ROSEVILLE, Minn. – Many of the computers, servers and mobile devices used by the Minnesota Department of Education to transfer billions of dollars in state aid to schools and to store sensitive student data would be easy pickings for hackers, according to a report from a state auditor.
StarTribune.com reports the “legislative auditor” discovered the education department’s “mammoth computer systems … lacked ‘adequate internal controls’ and comprehensive security plans” and that bureaucrats “had failed to document where private (student) data was held or the internal controls needed to secure it.”
The news site notes that the information technology audit was preventative in nature; there is no indication of a security breach on the government computers.
Education Department spokesman Josh Collins described the findings as “very concerning” and said the state will correct the problems.
“The security of student data is very important to us,” Collins told StarTribune.com.
MN.IT official Cathy de Moll said education department officials “do security checks on 30,000 computers a day. We’re watching all the time for attacks and breaches, protecting our systems from being brought down.”
Minnesota parents should hope the educrats are serious about tightening up security. It appears state schools have already begun collecting scads of academic and personal data on their students and storing them on longitudinal data systems.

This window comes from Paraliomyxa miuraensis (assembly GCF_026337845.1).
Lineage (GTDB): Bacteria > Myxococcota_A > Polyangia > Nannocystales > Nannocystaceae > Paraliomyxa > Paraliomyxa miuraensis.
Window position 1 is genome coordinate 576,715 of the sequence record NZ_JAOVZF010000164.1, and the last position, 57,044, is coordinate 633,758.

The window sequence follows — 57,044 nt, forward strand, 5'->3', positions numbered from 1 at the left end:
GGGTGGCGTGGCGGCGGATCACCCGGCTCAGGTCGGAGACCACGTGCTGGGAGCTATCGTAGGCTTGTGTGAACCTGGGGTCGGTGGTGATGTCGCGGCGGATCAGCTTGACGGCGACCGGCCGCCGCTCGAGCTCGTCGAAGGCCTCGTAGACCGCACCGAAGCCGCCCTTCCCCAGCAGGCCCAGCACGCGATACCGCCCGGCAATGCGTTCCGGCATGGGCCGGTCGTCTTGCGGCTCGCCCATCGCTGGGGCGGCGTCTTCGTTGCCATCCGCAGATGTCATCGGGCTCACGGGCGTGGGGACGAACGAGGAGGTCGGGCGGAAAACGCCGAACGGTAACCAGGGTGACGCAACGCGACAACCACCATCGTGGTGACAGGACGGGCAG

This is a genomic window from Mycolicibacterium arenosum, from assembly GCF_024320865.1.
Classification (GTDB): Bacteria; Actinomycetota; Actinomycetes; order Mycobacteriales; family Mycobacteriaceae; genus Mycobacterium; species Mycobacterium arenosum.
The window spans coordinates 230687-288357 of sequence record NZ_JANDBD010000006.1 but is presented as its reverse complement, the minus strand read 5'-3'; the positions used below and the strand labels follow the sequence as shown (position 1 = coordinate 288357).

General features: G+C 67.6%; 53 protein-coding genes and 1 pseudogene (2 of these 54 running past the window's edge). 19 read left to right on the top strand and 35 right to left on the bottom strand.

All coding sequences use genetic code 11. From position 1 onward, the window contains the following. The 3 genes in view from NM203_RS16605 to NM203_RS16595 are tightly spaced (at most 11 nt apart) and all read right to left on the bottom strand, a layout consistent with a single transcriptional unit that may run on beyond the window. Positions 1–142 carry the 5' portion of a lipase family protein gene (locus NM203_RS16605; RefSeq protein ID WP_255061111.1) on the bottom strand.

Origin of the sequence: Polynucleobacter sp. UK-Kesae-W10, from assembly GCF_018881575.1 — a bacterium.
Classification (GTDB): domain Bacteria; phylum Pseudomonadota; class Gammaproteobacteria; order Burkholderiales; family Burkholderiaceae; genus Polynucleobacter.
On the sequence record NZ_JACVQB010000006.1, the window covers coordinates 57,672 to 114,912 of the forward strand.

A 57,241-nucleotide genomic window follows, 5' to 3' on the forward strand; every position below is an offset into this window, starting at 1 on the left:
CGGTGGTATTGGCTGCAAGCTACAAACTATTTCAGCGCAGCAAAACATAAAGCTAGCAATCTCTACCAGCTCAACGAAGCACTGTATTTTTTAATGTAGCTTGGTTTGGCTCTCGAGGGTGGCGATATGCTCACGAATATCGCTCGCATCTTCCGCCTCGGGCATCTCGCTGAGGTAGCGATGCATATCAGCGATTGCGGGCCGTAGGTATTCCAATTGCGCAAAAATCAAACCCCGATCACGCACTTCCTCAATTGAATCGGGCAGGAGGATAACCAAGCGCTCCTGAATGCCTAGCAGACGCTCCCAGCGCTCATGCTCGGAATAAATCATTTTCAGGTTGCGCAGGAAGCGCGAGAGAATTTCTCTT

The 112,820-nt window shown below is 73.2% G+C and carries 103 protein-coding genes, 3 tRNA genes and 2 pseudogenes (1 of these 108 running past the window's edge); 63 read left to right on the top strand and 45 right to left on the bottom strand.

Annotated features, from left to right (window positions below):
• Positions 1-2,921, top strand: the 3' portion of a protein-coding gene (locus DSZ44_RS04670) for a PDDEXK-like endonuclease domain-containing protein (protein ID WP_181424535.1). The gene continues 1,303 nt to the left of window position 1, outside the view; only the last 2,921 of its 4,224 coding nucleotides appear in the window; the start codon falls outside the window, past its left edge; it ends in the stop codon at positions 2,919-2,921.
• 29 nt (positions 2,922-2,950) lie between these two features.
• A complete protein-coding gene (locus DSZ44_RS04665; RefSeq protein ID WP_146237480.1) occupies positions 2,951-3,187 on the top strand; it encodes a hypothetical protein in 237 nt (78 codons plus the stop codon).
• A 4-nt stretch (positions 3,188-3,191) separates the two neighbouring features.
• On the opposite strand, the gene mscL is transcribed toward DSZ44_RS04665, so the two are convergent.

Most other states are collecting – or will soon begin collecting – information on their students, too.
The idea is that schools can use the data to track each student’s progress – his academic strengths and weaknesses – and create personalized learning experiences, with the help of emerging K-12 learning technology.
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To be clear, the data collection is not being done by the federal government, and it’s not required under the new Common Core learning standards.
However, the federal government is helping facilitate schools’ data sweep by using 2009 stimulus funds to help states build the longitudinal data systems that will track students’ progress from kindergarten through college.
And some also believe a major reason the federal government is nudging states into the Common Core is so all of the nation’s K-12 students will be studying the same things at the same time. This uniformity will allow technology companies to create learning software that schools in Common Core-aligned states can use to personalize the learning process for students.
Proponents of this master plan believe it will revolutionize public education.
A growing number of Americans, however, find this grand education plan to be very frightening, as the potential for abuse and misuse of personal data is very high.
This story of Minnesota’s lax and chaotic computer labs only adds to those concerns.
The takeaway from all this is that Americans might not be able to stop the government’s data-collecting ways, but at the very least, they can demand their state uses top-notch security programs and practices.